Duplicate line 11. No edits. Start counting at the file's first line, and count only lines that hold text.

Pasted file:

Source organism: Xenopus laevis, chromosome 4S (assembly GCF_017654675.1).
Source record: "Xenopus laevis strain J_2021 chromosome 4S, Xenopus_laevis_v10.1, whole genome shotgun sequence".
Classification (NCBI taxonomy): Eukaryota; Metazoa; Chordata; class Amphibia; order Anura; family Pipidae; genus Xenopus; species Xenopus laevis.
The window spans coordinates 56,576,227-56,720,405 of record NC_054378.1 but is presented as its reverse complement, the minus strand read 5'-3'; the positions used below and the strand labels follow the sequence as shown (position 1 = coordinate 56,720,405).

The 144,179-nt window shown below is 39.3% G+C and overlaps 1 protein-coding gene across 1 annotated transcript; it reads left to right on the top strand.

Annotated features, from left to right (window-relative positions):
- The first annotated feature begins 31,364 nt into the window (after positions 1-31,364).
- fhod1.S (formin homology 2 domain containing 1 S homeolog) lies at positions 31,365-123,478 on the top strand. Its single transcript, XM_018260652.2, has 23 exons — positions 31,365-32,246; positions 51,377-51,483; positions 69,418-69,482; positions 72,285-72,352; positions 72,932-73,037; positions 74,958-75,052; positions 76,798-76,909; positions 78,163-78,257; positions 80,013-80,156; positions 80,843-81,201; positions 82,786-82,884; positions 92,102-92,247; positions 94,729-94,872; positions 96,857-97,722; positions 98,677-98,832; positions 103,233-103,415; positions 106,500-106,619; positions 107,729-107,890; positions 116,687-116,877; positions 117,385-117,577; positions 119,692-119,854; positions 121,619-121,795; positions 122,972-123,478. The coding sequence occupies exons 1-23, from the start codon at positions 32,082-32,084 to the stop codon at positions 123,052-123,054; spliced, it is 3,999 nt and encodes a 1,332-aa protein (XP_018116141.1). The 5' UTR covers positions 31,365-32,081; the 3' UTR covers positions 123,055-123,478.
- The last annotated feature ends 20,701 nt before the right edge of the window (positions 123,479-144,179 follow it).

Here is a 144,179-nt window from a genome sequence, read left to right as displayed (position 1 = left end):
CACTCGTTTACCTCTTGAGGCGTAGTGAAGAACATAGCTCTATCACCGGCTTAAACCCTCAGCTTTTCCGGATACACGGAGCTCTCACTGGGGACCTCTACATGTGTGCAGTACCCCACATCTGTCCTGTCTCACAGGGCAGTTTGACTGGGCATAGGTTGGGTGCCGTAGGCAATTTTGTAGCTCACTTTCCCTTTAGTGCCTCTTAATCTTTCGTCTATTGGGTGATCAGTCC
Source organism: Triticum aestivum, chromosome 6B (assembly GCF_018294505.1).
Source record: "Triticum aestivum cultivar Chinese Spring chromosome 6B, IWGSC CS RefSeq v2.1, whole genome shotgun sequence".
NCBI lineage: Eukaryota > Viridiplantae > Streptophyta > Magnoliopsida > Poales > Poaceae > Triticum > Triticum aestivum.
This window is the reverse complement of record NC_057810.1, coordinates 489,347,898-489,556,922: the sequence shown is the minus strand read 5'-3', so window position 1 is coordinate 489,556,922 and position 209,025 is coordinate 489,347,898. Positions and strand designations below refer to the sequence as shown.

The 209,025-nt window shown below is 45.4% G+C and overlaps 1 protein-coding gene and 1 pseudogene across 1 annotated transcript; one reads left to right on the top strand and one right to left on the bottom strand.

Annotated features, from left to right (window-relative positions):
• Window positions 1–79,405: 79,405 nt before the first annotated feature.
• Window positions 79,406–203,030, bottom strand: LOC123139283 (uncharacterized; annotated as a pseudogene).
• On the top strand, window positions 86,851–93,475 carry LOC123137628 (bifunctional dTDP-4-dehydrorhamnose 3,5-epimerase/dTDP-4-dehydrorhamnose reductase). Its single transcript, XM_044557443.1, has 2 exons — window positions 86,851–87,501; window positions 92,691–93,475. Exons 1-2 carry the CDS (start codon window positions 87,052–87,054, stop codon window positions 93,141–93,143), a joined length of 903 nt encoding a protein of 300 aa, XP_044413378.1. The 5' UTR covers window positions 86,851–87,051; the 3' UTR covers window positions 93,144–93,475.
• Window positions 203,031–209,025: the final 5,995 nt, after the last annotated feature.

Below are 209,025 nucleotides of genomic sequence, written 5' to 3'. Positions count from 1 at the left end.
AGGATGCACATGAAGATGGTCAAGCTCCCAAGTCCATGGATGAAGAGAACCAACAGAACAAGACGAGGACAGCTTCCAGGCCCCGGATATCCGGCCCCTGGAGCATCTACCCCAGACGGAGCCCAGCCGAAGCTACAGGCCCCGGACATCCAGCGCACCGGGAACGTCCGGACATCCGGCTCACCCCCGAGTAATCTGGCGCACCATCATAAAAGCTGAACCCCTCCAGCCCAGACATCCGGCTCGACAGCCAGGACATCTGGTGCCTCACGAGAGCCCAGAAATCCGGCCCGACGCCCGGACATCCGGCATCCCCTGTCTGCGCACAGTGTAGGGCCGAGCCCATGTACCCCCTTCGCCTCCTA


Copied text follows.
CACTCGTTTACCTCTTGAGGCGTAGTGAAGAACATAGCTCTATCACCGGCTTAAACCCTCAGCTTTTCCGGATACACGGAGCTCTCACTGGGGACCTCTACATGTGTGCAGTACCCCACATCTGTCCTGTCTCACAGGGCAGTTTGACTGGGCATAGGTTGGGTGCCGTAGGCAATTTTGTAGCTCACTTTCCCTTTAGTGCCTCTTAATCTTTCGTCTATTGGGTGATCAGTCC